When play resumed, O’Sullivan gave the ball to Blake Purnell. On Purnell’s first pitch, the Gamecocks executed a hit-and-run perfectly. Hogan took off for second, which allowed Burgess to poke the ball through the vacant right side of the infield for a single.

Stone bunted the next pitch up the first-base line. BT Riopelle, who started the game at catcher before moving to first base after the delay, tried to barehand the ball and cut the runner down at the plate. He whiffed on the ball, which allowed Hogan to score and make it 4-1.

Purnell prevented further damage by getting a line-drive double play, and Ryan Slater struck out four batters in two scoreless innings, but it didn’t matter. The Gators didn’t get a hit after the delay and put up very little resistance.

While this wasn’t the way that the Gators wanted to end the regular season, O’Sullivan said that it’s important to have some perspective when assessing where this team is at right now. Four weeks ago, they were 6-12 in the SEC and in danger of not even making the SEC Tournament, let alone the national tournament. They finished the regular season by winning nine of their final 12 league games and winning their final four series.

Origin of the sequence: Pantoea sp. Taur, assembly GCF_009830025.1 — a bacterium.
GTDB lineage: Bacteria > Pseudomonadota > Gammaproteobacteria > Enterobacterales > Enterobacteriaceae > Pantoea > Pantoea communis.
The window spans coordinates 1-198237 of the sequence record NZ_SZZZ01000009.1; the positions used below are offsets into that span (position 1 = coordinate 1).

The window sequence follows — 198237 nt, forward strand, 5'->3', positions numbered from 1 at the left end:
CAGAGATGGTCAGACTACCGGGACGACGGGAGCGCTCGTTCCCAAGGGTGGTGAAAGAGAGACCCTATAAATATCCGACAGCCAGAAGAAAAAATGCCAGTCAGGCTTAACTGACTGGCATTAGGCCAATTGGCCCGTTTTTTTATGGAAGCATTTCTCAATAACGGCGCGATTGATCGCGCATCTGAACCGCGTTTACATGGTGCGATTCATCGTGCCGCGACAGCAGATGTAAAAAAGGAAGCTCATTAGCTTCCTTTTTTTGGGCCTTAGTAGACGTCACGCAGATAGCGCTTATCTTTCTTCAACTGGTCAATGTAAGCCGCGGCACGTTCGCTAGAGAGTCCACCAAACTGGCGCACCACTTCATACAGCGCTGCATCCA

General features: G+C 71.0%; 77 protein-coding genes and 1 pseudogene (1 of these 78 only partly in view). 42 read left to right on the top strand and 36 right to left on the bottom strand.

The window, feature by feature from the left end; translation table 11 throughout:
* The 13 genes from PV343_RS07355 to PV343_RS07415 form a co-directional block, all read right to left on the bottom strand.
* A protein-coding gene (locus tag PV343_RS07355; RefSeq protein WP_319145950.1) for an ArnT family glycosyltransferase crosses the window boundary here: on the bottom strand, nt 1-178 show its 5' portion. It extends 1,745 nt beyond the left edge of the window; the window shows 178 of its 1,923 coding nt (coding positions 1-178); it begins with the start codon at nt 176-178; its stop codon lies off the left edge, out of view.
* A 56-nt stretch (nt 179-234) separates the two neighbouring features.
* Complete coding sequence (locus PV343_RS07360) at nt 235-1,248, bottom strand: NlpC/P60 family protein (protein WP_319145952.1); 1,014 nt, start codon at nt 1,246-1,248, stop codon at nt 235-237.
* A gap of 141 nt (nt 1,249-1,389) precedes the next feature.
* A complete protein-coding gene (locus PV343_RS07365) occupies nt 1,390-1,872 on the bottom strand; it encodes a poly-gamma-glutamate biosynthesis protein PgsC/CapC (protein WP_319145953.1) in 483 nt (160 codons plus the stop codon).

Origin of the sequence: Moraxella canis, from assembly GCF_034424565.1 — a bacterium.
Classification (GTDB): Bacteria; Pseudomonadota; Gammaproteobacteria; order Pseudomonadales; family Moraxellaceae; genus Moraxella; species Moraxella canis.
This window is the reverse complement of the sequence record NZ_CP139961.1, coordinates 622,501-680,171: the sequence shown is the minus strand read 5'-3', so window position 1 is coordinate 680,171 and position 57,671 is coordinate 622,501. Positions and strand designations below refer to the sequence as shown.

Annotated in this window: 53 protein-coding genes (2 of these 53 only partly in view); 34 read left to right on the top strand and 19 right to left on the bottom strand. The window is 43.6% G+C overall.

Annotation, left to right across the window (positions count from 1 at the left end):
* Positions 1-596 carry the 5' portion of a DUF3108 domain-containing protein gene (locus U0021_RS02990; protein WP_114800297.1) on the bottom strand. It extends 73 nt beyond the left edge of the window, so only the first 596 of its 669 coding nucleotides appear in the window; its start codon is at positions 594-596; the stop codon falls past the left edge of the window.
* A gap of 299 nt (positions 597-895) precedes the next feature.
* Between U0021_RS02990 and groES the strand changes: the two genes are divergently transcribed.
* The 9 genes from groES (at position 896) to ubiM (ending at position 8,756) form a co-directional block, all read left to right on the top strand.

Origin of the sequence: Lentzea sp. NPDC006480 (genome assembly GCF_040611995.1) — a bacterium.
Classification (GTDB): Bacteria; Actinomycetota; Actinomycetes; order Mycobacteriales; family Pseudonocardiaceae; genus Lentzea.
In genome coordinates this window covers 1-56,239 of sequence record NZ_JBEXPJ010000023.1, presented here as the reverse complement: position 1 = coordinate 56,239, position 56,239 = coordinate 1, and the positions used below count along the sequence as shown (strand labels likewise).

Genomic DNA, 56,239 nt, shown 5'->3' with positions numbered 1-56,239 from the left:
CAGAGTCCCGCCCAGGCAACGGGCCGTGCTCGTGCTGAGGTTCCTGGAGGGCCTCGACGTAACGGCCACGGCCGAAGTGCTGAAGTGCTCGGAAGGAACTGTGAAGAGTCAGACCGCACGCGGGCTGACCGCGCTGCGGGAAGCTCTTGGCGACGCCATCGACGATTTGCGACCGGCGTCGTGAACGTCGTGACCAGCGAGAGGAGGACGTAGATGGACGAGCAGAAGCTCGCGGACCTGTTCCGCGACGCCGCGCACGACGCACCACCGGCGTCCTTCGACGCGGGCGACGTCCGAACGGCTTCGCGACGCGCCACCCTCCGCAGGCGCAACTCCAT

They’ll likely send ace Brandon Sproat to the mound on Tuesday in hopes of going on a run in Hoover and continuing to build some momentum heading into whatever regional that they’re assigned to.

“I’m proud of them,” O’Sullivan said. “It could have went the other way, too. I don’t know in my 15 years that we’ve been six games under at any point in SEC play, and that was with only 12 to go. The way they rallied, the way they played, the way they’ve been able to pick each other up and stay the course and follow myself and the other coaches’ lead about taking it one game at a time and just staying grounded and staying the course, I’m really pleased with where they’re at.

“Obviously, today is disappointing, but, at the same time, in the big picture, they’ve put us in a position to get to the postseason now, and I like the way we’re playing.”

Ethan Hughes
Ethan was born in Gainesville and has lived in the Starke, Florida, area his entire life. He played basketball for five years and knew he wanted to be a sportswriter when he was in middle school. He’s attended countless Gators athletic events since his early childhood, with baseball being his favorite sport to attend. He’s a proud 2019 graduate of the University of Florida and a 2017 graduate of Santa Fe College. He interned with the University Athletic Association’s communications department for 1 ½ years as a student and also wrote for for two years before joining Gator Country in 2021. He is a long-suffering fan of the Jacksonville Jaguars. You can follow him on Twitter @ethanhughes97.